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St. Petersburg Dynasties

By Gabriel R. de C. Peixoto Brazil

Timelimit: 2

St. Petersburg was founded on May 27, 1703 by Tsar Peter the Great, and was the imperial capital of Russia for a short period immediately after (1713 to 1728) and then for nearly two centuries, from 1732 to 1918. In the latter period the Russian imperial throne was eventually occupied by various emperors, often from different lines dynasty. In Russian imperial tradition called for текущий (reads текущий 1*) within a sequence of descendants of a dynasty, ie an element, his son, his grandson, and so on. The determination of these текущий is key when you want to determine the successor of the current emperor, as the next emperor is the living element of a текущий that is closest to the current emperor.

Of course, a tree can be divided into текущий in several different ways. The interesting thing is to find a partition that minimizes the number of текущий necessary to cover all elements of the dynasty.

Your task in this problem is to determine, given the family tree imperial Russia, the fewest текущий that partition the entire imperial family, that is, all the emperors must belong to exactly one текущий and these have to be the smallest possible number .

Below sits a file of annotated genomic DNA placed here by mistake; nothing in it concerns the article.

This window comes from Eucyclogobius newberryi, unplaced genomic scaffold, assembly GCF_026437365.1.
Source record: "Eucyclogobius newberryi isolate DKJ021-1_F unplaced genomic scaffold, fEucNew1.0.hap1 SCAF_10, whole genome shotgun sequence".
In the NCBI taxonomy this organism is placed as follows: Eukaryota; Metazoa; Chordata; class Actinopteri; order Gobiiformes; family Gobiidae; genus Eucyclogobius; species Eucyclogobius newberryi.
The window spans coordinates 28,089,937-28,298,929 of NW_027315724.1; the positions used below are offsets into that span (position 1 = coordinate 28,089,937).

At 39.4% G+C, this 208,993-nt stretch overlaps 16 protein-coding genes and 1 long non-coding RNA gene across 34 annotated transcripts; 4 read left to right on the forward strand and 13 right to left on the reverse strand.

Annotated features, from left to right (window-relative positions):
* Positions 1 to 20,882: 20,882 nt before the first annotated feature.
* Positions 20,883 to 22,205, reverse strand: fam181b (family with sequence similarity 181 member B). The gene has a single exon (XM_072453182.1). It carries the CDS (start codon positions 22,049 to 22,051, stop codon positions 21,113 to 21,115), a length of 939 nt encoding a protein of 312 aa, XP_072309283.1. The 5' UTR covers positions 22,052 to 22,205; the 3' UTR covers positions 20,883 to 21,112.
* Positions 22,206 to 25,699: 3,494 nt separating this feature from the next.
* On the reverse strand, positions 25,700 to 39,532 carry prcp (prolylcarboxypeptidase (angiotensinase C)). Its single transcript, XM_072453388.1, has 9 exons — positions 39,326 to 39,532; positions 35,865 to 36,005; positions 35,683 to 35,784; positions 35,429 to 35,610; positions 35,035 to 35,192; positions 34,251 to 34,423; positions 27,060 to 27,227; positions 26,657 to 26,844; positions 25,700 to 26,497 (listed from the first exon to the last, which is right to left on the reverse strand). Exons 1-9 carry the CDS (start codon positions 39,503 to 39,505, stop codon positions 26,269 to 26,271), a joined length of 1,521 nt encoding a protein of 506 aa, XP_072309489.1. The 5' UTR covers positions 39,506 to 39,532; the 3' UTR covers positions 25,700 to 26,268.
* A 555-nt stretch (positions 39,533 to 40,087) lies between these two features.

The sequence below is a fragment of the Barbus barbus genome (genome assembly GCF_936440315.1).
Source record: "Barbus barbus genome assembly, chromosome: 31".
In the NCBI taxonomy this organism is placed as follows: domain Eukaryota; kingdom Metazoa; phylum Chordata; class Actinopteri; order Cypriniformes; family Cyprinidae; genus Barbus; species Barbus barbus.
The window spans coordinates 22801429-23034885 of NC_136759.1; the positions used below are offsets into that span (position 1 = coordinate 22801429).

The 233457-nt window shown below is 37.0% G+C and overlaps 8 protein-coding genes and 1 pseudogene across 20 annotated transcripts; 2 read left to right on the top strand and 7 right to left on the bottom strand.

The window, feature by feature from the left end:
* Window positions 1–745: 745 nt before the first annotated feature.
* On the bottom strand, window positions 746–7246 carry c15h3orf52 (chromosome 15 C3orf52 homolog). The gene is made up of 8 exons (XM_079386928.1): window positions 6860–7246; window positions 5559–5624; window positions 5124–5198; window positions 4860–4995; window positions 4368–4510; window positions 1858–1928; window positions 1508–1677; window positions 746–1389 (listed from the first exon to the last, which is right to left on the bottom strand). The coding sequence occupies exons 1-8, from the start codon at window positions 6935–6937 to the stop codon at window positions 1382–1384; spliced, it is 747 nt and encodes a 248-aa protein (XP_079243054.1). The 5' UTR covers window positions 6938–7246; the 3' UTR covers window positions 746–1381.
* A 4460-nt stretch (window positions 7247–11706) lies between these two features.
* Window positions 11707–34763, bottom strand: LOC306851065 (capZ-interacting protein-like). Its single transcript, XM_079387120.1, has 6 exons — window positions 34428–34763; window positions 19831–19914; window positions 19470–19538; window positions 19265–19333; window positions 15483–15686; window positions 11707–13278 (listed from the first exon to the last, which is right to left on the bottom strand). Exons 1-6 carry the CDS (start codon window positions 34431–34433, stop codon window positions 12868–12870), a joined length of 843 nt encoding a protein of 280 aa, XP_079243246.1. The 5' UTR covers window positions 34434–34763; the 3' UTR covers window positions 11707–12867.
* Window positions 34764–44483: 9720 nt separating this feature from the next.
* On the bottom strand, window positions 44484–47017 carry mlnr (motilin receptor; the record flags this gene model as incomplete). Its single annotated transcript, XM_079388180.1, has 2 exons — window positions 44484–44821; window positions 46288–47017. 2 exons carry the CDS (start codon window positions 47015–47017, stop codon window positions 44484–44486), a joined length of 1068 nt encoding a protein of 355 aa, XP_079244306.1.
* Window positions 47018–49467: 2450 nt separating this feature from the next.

Input

The input have many test cases and ends with the end of file (EOF). The first line of each test case contains two integers N (1 ≤ N ≤ 1000) and (M 0 ≤ M ≤ 10000) representing, respectively, the amount of emperors and the number of relationships that forum membership. The emperors are identified by numbers from 1 to N. Each of the next M lines of the test case contains two integers Pi (1 ≤ Pi <Fi) and Fi (Pi <FiN), indicating that Pi's father Fi. A particularity of genealogy is given in case of paternity doubts, all possible parents were listed, ie a person can have any number of parents.

Output

For each test case print a line containing a integer number, that is the minimum number of текущий needed to partition all the imperators of that test case.

Sample Input Sample Output

3 2
1 2
2 3
3 2
1 3
2 3
5 4
1 3
2 3
3 4
3 5
4 4
1 2
1 3
1 4
2 4

1
2
3
2